Hello there

Introduced by a dating app, Lauren and Scott met in person over Mexican food at Lolita. Dinner went so well that they stretched the night out with drinks at El Vez and Dirty Frank’s.

Scott, who grew up in Fort Mill, S.C., was then associate director of annual and special gifts at Penn Medicine and was also earning his master’s in nonprofit leadership at Penn. Lauren, a registered nurse, had moved here from Allentown, her hometown, to work at Lankenau Medical Center in Wynnewood.

That first night, they fell in like, and summer 2015 was fun. But by fall, Scott was preoccupied with a serious decision: “I had to decide if I was going to move back home,” he said. Their relationship fizzled.

Hello again

Five months pass and it’s February 2016. The Mummers are parading down Main Street in Manayunk and Scott and Lauren practically run into each other on the sidewalk.

They hugged and spent a few minutes catching up. By the time Lauren went back to dancing with her friends, Scott already knew he would contact her again. A few days later, she was celebrating her birthday with friends in the Bahamas when she got his text.

On their second first date, Scott told her he had interviewed for several jobs back home, but none felt right. What felt perfect was the job he already had and loved in a city he also loved. He was staying.

This time, “the timing was so much better,” said Scott, who is now a senior associate director of development at Penn Medicine. “She is just such a beautiful soul — very trusting, very nice, and very open,” said Scott. “Also, she gave me a second chance, as well as the time I needed to figure out what I had to do with my life. I don’t think that’s something you get from just anyone.”

“He had to decide he wanted to stay here, independent of me,” said Lauren. Once Scott made that choice, she had to give the two of them a second chance. “Even when we first started hanging out, I could see that Scott is this light in any room. He takes care of everyone to make sure everyone is having a good time,” she said. “As our relationship has grown, Scott takes care of all of the things that I don’t want to take care of, or that I will procrastinate on. He fixes the WiFi when it won’t work. And he has been my No. 1 support and caretaker, especially going through this pandemic.”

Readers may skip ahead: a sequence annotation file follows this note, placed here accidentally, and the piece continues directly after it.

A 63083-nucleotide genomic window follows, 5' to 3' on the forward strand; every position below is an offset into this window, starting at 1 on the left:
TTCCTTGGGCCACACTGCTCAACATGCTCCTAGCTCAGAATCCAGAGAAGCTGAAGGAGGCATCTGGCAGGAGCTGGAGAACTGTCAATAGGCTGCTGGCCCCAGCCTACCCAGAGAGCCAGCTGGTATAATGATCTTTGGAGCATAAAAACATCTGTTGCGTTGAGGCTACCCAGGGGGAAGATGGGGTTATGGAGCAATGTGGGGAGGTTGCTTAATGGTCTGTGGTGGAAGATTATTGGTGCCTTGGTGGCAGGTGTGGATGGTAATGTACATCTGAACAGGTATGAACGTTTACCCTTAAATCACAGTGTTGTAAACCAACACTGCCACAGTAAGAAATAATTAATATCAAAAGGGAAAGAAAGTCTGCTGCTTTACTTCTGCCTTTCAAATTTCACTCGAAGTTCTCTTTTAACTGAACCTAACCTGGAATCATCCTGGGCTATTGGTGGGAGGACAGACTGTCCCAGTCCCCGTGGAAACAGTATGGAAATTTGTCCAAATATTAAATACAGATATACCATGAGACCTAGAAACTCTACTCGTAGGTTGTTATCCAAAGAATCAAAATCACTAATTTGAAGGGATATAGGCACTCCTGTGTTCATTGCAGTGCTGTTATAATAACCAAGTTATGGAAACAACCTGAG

The engagement

In June 2017, the couple moved into a 300-square-foot Fairmount apartment. Shortly thereafter, Lauren locked the keys inside, and the owners of the nearby Stockyard Sandwich Co. kept them fed and beered until the locksmith came. The place has been their special go-to ever since.

In July 2019, Scott’s parents were in town to celebrate his mother’s birthday — or so Lauren thought. She was getting ready to meet them for dinner when Scott said they needed to stop at the Stockyard first because his mother wanted some iced tea to drink at her Airbnb. Lauren found this a little odd. And besides, she said, the Stockyard was closed for the day. Scott insisted they needed to go now.

Stunned when the door opened for him, Lauren followed him inside and saw a big table set with candles and champagne glasses. There was also a smaller table with a red and white checkered tablecloth — as if set for a picnic. Instead of food, he had arranged framed photos of the couple on various adventures throughout their time together.

“Then our song, ‘You and Me’ by the Dave Matthews Band, was playing, and he got down on one knee,” said Lauren.

They were soon joined by Scott’s parents, his sister, and his brother, who flew in from Germany on leave from the Army. And then came Lauren’s parents, her sister, and her brother-in-law. “We had the restaurant to ourselves, and they served us a five-course meal,” she said.

But the night wasn’t over yet; their friends and coworkers had gathered next door at Kelliann’s. “The bar was full,” said Lauren. “It was incredible.”

The nurse knows